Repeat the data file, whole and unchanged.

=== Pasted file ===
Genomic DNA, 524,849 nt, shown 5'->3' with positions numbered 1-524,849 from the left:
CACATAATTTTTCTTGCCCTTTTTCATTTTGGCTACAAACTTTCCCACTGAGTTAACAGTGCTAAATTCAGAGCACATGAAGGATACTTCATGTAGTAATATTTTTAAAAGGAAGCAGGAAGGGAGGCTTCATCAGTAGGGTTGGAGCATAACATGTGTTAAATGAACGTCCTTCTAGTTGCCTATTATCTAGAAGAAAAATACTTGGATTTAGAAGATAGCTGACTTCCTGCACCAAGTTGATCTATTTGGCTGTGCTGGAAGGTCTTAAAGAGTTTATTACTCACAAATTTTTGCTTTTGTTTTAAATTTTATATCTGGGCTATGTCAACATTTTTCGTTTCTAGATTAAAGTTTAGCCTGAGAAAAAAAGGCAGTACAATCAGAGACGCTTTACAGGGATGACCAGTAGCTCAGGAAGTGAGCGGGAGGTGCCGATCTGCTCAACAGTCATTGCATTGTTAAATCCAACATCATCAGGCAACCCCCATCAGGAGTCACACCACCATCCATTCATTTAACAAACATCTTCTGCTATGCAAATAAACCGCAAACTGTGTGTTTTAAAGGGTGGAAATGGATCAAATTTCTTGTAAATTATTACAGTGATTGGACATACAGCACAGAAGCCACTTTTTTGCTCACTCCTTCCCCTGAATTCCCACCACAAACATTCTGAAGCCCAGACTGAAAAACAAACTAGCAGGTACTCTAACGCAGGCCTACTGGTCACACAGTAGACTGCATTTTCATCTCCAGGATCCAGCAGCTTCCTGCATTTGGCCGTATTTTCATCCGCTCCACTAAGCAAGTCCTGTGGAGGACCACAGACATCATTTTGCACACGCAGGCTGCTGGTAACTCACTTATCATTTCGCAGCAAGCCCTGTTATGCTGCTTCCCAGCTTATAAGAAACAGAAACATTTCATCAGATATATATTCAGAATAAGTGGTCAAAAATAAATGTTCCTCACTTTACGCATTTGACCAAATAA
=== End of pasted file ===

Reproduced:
Genomic DNA, 524,849 nt, shown 5'->3' with positions numbered 1-524,849 from the left:
CACATAATTTTTCTTGCCCTTTTTCATTTTGGCTACAAACTTTCCCACTGAGTTAACAGTGCTAAATTCAGAGCACATGAAGGATACTTCATGTAGTAATATTTTTAAAAGGAAGCAGGAAGGGAGGCTTCATCAGTAGGGTTGGAGCATAACATGTGTTAAATGAACGTCCTTCTAGTTGCCTATTATCTAGAAGAAAAATACTTGGATTTAGAAGATAGCTGACTTCCTGCACCAAGTTGATCTATTTGGCTGTGCTGGAAGGTCTTAAAGAGTTTATTACTCACAAATTTTTGCTTTTGTTTTAAATTTTATATCTGGGCTATGTCAACATTTTTCGTTTCTAGATTAAAGTTTAGCCTGAGAAAAAAAGGCAGTACAATCAGAGACGCTTTACAGGGATGACCAGTAGCTCAGGAAGTGAGCGGGAGGTGCCGATCTGCTCAACAGTCATTGCATTGTTAAATCCAACATCATCAGGCAACCCCCATCAGGAGTCACACCACCATCCATTCATTTAACAAACATCTTCTGCTATGCAAATAAACCGCAAACTGTGTGTTTTAAAGGGTGGAAATGGATCAAATTTCTTGTAAATTATTACAGTGATTGGACATACAGCACAGAAGCCACTTTTTTGCTCACTCCTTCCCCTGAATTCCCACCACAAACATTCTGAAGCCCAGACTGAAAAACAAACTAGCAGGTACTCTAACGCAGGCCTACTGGTCACACAGTAGACTGCATTTTCATCTCCAGGATCCAGCAGCTTCCTGCATTTGGCCGTATTTTCATCCGCTCCACTAAGCAAGTCCTGTGGAGGACCACAGACATCATTTTGCACACGCAGGCTGCTGGTAACTCACTTATCATTTCGCAGCAAGCCCTGTTATGCTGCTTCCCAGCTTATAAGAAACAGAAACATTTCATCAGATATATATTCAGAATAAGTGGTCAAAAATAAATGTTCCTCACTTTACGCATTTGACCAAATAA